President Daniel Ortega’s 50-minute diatribe at last weekend’s Summit of the Americas, in which he blamed the United States for a litany of problems dating back to the 19th century, has been ridiculed internationally and lamented back home as another lost opportunity to improve U.S.-Nicaraguan relations.
Though some inside experts had had high expectations for the first face-to-face meeting between Ortega and U.S. President Barack Obama – and even predicted they might hit it off – there was no personal chemistry between the two.
Instead, Ortega will most likely be remembered for lambasting the United States and capitalism, referring to Obama as the “president of the empire” and denouncing a whole list of U.S. “terrorist policies” against Nicaragua and the region.
Obama, who sat patiently through Ortega’s rambling speech, later responded with succinct firmness and humor, even making a joke at Ortega’s expense.
“To move forward, we cannot let ourselves be prisoners of past disagreements,” Obama said, looking at Ortega and prompting applause from the other hemispheric leaders.
Referring to one of Ortega’s earlier comments about the Bay of Pigs invasion of Cuba in 1961, Obama added, “I am grateful that President Ortega did not blame me for things that happened when I was three months old.”
The quip prompted laughter and more applause from the other leaders in the room. Obama again alluded to Ortega’s speech several moments later, saying, “Too often an opportunity to build a fresh partnership with the Americas has been undermined by stale debates. And we’ve heard all these arguments before.”
Asked afterwards by the press what he thought of Ortega’s speech, Obama said, “It was 50 minutes long, that’s what I thought.” U.S. Secretary of State Hillary Clinton, who next June will be heading the U.S. government’s review of suspended development aid for Nicaragua, wouldn’t even dignify Ortega’s speech with a reaction when pressed by the media afterwards.
U.S. analysts say Ortega’s speech didn’t win him any points in Washington, D.C. “Obama’s pragmatic, future-oriented attitude could not be more at odds with Ortega’s. I suspect Obama’s first impression of Ortega did not endear him to the Nicaraguan president,” said Michael Shifter, vice-president of policy the Inter-American Dialogue, a U.S. think tank on Latin America. “Bilateral relations will probably not change very much as a result of their encounter.”
Nicaraguan foreign policy experts echo that concern.
“Ortega poked Obama in the eye,” said lawmaker Francisco Aguirre, former Nicaraguan Ambassador to the U.S. “Ortega will be one of the few regional leaders that Obama remembers from the summit, and for all the wrong reasons.”
Aguirre added that Ortega’s litany of blame “fell flat on its face” because he “didn’t offer any concrete, pro-positive ideas.”
“Ortega lives in a time warp,” the former ambassador said. “He isn’t comfortable living in the present and he is even less comfortable living in the future. The only place he is comfortable is in his version of the past.”
Former Foreign Minister Emilio Alvarez said Ortega’s speech sounded like “crying over spilled milk” and revealed that he had underestimated Obama as a leader.
Out of Step
Ortega’s position at the summit was even out of sync with other leftist leaders in Latin America.
Venezuelan President Hugo Chávez shared a pleasant exchange with Obama, gave him a copy of Uruguayan author Eduardo Galeano’s book “The Open Veins of Latin America” and echoed calls for a new chapter in hemispheric relations.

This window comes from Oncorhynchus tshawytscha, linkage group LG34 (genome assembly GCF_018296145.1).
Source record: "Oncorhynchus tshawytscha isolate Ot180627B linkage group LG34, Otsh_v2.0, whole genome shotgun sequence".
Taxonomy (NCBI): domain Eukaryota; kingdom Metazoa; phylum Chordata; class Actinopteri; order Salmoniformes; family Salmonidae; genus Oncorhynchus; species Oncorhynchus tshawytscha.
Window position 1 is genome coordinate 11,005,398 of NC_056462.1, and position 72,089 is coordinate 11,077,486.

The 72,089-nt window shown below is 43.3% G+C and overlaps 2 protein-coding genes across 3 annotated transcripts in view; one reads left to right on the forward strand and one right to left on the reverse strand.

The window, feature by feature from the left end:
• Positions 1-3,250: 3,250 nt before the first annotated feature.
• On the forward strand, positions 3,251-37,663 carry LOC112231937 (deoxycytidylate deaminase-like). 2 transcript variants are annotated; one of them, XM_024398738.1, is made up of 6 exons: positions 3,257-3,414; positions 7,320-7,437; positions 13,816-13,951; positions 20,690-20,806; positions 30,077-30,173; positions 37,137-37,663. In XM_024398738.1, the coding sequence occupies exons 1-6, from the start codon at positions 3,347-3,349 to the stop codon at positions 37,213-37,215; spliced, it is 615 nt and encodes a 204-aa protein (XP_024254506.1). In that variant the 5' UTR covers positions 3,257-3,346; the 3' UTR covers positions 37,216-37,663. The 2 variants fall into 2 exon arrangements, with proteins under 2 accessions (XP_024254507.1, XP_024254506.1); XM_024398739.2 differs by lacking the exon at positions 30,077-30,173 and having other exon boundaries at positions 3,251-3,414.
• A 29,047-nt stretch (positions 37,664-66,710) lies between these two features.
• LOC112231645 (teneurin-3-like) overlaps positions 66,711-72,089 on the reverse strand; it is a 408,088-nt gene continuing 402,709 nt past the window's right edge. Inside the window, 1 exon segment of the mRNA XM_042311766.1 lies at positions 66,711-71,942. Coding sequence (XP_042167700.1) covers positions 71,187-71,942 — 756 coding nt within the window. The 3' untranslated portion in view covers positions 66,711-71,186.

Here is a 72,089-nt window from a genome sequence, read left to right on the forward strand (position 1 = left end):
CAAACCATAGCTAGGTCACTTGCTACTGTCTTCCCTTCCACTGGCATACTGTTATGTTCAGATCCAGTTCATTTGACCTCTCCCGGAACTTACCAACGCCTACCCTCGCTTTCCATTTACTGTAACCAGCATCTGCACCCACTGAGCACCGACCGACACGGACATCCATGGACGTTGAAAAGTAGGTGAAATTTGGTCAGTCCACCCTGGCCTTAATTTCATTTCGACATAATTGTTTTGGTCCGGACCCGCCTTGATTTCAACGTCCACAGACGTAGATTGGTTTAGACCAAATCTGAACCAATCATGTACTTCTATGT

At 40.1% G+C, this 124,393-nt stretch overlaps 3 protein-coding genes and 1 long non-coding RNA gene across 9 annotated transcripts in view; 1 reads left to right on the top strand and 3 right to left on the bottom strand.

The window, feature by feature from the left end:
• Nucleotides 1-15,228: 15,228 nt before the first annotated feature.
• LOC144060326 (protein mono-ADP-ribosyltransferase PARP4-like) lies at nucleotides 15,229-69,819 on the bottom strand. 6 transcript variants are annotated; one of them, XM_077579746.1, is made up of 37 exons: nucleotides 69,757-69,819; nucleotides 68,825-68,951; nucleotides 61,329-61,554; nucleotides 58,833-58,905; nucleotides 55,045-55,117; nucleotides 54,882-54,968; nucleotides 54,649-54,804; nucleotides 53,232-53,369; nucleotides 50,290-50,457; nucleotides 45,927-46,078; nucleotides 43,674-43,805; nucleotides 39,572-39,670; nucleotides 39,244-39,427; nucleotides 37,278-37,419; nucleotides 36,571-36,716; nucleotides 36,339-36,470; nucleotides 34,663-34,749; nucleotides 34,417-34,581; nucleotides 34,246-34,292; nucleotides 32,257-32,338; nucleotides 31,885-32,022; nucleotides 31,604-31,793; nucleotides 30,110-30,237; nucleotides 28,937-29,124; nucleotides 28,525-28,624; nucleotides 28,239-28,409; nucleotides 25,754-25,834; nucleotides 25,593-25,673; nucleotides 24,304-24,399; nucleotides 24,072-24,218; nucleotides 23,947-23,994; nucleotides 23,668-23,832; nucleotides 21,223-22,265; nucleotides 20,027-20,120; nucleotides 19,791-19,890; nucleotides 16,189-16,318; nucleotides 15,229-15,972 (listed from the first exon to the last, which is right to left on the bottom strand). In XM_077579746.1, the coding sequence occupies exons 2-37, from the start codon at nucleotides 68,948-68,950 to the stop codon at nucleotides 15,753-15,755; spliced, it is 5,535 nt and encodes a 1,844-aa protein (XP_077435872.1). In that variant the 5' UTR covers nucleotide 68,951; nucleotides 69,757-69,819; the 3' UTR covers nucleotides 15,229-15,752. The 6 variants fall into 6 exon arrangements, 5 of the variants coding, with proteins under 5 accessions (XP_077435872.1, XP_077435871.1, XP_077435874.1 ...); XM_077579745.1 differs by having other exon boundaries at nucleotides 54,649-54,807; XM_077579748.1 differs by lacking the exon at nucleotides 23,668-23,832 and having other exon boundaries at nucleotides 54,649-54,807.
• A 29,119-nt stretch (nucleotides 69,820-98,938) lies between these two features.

During the second day of the summit, Ortega seemed to change his tune a bit. In comments to his family run Sandinista media outlet, Ortega said he thought the summit represented “positive steps toward new relations with the U.S.”
Unfortunately, Ortega himself did not appear to take any of those steps.
Arturo Cruz Jr., the recently returned former Nicaraguan Ambassador to Washington, remains hopeful that in the long run Ortega’s pragmatism will win out in forming new relations with the U.S.
“I have always had the impression that President Ortega has a very realistic sense of the importance of this relation,” Cruz told The Nica Times in an exclusive interview last week.
Cruz, a professor at the INCAE business school in Managua and one of the few non-Sandinistas to serve in the Ortega administration, notes that Ortega has managed to maintain stable relations with the U.S. despite the rhetoric and even while other leftist allies, such as Bolivia and Venezuela, have expelled U.S. ambassadors from their countries.
“Independent of the historic complications, I always had the sensation that the president was interested in maintaining stable relations,” Cruz said.
Cruz says that even among the Sandinista bases, there is a “clear understanding that relations with the U.S. have to be fluid” because of the economic, emotional and family ties between the two countries. However, the former ambassador doesn’t think the Obama administration will give Nicaragua the same “special attention” that past U.S. administrations have.
He said that the recent changing of the guard in Washington gives Ortega a fresh chance to form new relations and personal connections with a younger administration that’s not so hung up on the 1980s.
He said that behind closed doors, Ortega can be very effective in one-on-one situations with U.S. government officials.
“The Daniel Ortega that I saw with U.S. government officials was always a very pragmatic Daniel. And he was a Daniel who managed his relationship in a very civilized and educated way,” Cruz said. “And U.S. officials were always impressed.”
Unfortunately, the Ortega who showed up at last weekend’s Summit of the Americas in Trinidad and Tobago was not the “pragmatic Daniel” of behind-closed-doors, rather the Daniel who is prone to long ideological diatribes. And neither U.S. officials – nor the majority of other Latin American leaders in attendance – seemed very impressed.